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A Priceless Review: “American Horror Story: Cult, Episode 3”

“American Horror Story: Cult” airs on FX, at 10 p.m. eastern time and 9 p.m. central time, on Tuesdays. (image from

By Jake Price, Entertainment/Opinions Editor

Rating: 8.5/10

On a white door is painted an eerie, red smiling face. Two bold dots for the eyes, a wide curved line for the smile, and a smear for a bloodied nose. This insignia is the common thing connecting the events in the new episode of ‘American Horror Story (AHS): Cult’, titled ‘Neighbors From Hell.’

In this episode, Ally faces backlash from accidentally murdering her Hispanic employee Pedro. They face the most backlash from their neighbors the Wiltons. The Wiltons are then, as predicted, revealed to be part of Kai’s cult and are forced to say their truest fears. Kai’s cult continues to terrorize Ally and her family, but Kai somehow creates an unspoken bond between him and Ally, which makes it seem like they both will work together in the future.

A character that appeared in the first episode was Ally’s psychiatrist Dr. Rudy Vincent. At first, he wasn’t much of a character. He tended to just be a voice of reason for Ally and Ivy, but now a plot twist occurred that gave Cheyenne Jackson, the actor who plays Dr. Vincent, more to play. The implied plot twist was that Vincent was also part of the cult, and that he is supplying Kai with info about the patients’ fears. He does this so that Kai’s cult can use the phobias against them. This gave Dr. Vincent a much needed reason to be in the show. He became a much more intriguing character, and made the plot a lot more complex. It’s starting to seem like everyone who has been introduced so far is part of the cult.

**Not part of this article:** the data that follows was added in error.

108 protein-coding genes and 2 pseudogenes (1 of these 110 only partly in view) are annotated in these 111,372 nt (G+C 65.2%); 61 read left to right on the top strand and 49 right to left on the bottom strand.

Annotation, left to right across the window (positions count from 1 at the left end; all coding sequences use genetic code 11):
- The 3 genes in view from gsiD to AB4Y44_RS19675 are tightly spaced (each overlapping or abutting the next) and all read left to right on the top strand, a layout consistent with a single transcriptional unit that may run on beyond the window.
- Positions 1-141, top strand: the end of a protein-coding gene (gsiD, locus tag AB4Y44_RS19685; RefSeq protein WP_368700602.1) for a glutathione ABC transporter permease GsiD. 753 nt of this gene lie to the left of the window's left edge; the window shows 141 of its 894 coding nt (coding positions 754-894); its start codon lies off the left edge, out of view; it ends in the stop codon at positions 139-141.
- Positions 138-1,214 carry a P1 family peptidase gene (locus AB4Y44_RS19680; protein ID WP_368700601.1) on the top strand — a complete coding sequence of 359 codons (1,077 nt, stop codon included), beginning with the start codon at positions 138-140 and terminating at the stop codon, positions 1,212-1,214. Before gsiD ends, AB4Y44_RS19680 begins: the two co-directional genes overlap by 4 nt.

The story is more complex due to every character seemed to be revealed to be connected to one another, except for Ally. This is what I have been so impressed with. The show continues to make clear that this is Ally’s story, but not Winter’s, the Wilton’s or even Ivy’s. The connectivity with other characters is also tastefully done. It’s very clear that the cult is expanding, but the writing doesn’t make it seem like a big, confusing mess.

Ever since the first episode, I’ve been worried that the show would suffer from controversial undertones, but that hasn’t been the case. This show has evolved so much since it premiered, and it seems promising it will stay on track for the rest of the season.